Everyone wants to “cancel their free trial” of 2020.
While memes of “Where can we unsubscribe?” can make us crack a smile, if we’re being honest, it’s not a thought we cannot relate to at all either. Reams have been written about all that’s gone wrong since we flipped our calendars seven months ago but, if we thought the world was broken before, it sure seems beyond fixing today.
World leaders are pushing through alarming and questionable agendas. Society is constantly redefining the goalposts of truth to suit personal convictions and convenience. Open dialogue has been traded in for cancel culture. A virus that we still know way too little about is a step away from chalking up one million deaths in its book. One million. And a global economic recession is practically upon us, no longer in our rearview mirrors, as it was just a couple of years ago.
Is all creation groaning? It is.
Andrew Peterson didn’t have an epiphany when he wrote that lyric as part of the rousing congregational anthem ‘Is He Worthy?’ in 2018. As a matter of fact, Apostle Paul called it millennia before Andrew did (see Romans 8:22-23). That’s because all creation — not just humanity — was groaning well before 2020. We’ve been groaning under the yoke of sin and its insidious ramifications since The Fall.
All creation — not just humanity — was groaning well before 2020
There’s a raw honesty about the hymn that speaks to our pain today. But it’s the follow-up questions containing deep spiritual truths and the promise of a restoration we almost dare not hope for that constitute its greatest appeal. For while it’s tempting to look out into the world today and see nothing more than brokenness and deepening shadows, what we’re taking our eyes off of is: glory.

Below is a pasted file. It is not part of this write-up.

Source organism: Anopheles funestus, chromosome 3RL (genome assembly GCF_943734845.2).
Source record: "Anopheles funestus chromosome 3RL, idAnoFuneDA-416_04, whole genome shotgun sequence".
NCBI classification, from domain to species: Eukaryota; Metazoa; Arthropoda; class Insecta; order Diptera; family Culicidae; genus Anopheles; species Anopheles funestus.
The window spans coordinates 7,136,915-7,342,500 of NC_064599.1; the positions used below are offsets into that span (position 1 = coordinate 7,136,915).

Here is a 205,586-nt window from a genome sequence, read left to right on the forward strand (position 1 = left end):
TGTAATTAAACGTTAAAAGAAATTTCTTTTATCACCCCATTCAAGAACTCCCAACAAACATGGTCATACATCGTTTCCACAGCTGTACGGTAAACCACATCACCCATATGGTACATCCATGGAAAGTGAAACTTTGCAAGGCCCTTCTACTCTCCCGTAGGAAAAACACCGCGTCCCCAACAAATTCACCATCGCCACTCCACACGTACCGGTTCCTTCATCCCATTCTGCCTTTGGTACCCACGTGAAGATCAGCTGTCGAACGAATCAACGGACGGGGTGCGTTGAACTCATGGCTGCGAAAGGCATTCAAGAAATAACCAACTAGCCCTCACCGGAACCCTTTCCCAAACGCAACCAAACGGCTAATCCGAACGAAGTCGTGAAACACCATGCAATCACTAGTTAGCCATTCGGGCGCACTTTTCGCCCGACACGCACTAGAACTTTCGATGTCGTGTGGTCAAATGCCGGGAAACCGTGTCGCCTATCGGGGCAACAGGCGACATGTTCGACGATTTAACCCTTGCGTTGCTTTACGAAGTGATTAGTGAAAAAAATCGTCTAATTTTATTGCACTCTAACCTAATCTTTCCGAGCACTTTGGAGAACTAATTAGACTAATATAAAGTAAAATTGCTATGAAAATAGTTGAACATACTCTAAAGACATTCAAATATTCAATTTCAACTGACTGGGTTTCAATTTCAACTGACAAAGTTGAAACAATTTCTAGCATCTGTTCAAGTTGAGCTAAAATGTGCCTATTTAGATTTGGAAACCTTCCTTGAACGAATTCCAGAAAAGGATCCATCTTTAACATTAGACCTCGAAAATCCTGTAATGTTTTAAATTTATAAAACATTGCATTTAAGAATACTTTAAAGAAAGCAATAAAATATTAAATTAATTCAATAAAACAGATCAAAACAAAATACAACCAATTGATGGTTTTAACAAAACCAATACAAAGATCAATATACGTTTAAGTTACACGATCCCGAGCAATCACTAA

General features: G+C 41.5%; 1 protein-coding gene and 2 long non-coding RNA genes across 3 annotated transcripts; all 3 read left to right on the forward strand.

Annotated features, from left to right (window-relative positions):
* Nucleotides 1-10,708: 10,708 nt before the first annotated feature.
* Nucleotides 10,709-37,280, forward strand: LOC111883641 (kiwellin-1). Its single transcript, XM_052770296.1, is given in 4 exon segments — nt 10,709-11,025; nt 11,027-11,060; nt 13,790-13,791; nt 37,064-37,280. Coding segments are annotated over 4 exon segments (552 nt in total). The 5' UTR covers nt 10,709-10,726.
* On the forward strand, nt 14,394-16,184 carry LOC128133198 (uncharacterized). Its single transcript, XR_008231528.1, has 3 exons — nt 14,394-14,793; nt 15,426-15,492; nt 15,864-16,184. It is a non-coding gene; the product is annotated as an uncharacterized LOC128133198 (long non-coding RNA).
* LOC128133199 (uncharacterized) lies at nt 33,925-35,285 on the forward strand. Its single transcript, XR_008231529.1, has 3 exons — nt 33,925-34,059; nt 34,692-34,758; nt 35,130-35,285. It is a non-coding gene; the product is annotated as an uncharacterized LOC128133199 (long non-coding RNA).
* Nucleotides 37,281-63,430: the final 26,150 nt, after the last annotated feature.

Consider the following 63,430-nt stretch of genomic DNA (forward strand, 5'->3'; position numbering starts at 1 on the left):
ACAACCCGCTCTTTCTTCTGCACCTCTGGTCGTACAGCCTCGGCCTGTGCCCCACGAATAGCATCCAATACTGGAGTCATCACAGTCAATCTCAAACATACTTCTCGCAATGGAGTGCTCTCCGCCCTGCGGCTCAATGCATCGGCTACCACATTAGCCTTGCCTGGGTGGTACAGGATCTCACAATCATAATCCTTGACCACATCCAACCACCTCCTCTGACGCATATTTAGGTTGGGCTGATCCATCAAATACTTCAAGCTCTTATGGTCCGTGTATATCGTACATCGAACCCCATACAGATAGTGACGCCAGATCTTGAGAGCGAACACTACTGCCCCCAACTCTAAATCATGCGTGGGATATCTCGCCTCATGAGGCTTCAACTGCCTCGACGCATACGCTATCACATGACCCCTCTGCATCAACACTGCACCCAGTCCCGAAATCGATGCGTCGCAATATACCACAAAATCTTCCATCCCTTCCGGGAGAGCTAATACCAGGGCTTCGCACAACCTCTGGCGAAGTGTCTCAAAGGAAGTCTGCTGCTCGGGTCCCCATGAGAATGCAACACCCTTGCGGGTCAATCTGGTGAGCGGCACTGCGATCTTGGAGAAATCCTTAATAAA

Is a new creation coming? It is.
The Jews had been waiting for the promised Messiah for as long as they could remember. But when the Christ finally entered our world, they rejected Him — because He did not fit in with the glorious vision of whom they thought the Messiah would, or even should, look like.
Speaking in human terms, could you blame them? What kind of king is born the son of a carpenter, has no place to rest His head (Luke 9:58), yet makes Himself out to be equal with God (John 5:8, 10:33)? What kind of rescue mission ends with death on a barbaric Roman cross?
Speaking in divine terms, however, the way to glory was through the grave. Through, because Jesus Christ didn’t enter it to stay. And because of Him, we — the blood-bought Church of God, standing on this side of history today — can marvel, with tears in our eyes, at an inconceivable redemption story that allows us to be called sons and daughters of the living God.
Do you want to see glory? Turn to Galatians 3:8:
“And the Scripture, foreseeing that God would justify the Gentiles by faith, preached the gospel beforehand to Abraham, saying, ‘All the nations shall be blessed in you’.”
What kind of rescue mission ends with death on a barbaric Roman cross? Speaking in divine terms, however, the way to glory was through the grave